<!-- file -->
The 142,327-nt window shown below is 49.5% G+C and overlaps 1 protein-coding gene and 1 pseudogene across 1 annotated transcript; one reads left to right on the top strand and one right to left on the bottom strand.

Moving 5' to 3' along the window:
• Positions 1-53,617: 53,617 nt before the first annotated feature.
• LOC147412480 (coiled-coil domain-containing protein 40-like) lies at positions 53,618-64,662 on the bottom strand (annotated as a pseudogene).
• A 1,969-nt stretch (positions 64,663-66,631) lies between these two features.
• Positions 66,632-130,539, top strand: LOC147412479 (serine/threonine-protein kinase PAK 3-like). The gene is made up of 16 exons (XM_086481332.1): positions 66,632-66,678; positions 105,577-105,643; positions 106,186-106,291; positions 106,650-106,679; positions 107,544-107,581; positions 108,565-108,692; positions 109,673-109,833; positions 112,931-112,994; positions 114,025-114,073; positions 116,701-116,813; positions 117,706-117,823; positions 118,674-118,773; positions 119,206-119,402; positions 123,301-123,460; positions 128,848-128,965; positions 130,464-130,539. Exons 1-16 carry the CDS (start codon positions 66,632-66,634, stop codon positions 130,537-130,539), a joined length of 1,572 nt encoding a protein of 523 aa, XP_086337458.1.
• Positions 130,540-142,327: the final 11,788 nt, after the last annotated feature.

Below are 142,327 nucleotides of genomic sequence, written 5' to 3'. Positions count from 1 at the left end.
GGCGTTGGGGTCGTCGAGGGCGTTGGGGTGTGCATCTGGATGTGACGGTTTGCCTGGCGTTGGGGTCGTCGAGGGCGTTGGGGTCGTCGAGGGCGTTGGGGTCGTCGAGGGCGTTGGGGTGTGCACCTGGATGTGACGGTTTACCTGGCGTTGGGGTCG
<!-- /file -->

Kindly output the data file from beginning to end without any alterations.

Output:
The 142,327-nt window shown below is 49.5% G+C and overlaps 1 protein-coding gene and 1 pseudogene across 1 annotated transcript; one reads left to right on the top strand and one right to left on the bottom strand.

Moving 5' to 3' along the window:
• Positions 1-53,617: 53,617 nt before the first annotated feature.
• LOC147412480 (coiled-coil domain-containing protein 40-like) lies at positions 53,618-64,662 on the bottom strand (annotated as a pseudogene).
• A 1,969-nt stretch (positions 64,663-66,631) lies between these two features.
• Positions 66,632-130,539, top strand: LOC147412479 (serine/threonine-protein kinase PAK 3-like). The gene is made up of 16 exons (XM_086481332.1): positions 66,632-66,678; positions 105,577-105,643; positions 106,186-106,291; positions 106,650-106,679; positions 107,544-107,581; positions 108,565-108,692; positions 109,673-109,833; positions 112,931-112,994; positions 114,025-114,073; positions 116,701-116,813; positions 117,706-117,823; positions 118,674-118,773; positions 119,206-119,402; positions 123,301-123,460; positions 128,848-128,965; positions 130,464-130,539. Exons 1-16 carry the CDS (start codon positions 66,632-66,634, stop codon positions 130,537-130,539), a joined length of 1,572 nt encoding a protein of 523 aa, XP_086337458.1.
• Positions 130,540-142,327: the final 11,788 nt, after the last annotated feature.

Below are 142,327 nucleotides of genomic sequence, written 5' to 3'. Positions count from 1 at the left end.
GGCGTTGGGGTCGTCGAGGGCGTTGGGGTGTGCATCTGGATGTGACGGTTTGCCTGGCGTTGGGGTCGTCGAGGGCGTTGGGGTCGTCGAGGGCGTTGGGGTCGTCGAGGGCGTTGGGGTGTGCACCTGGATGTGACGGTTTACCTGGCGTTGGGGTCG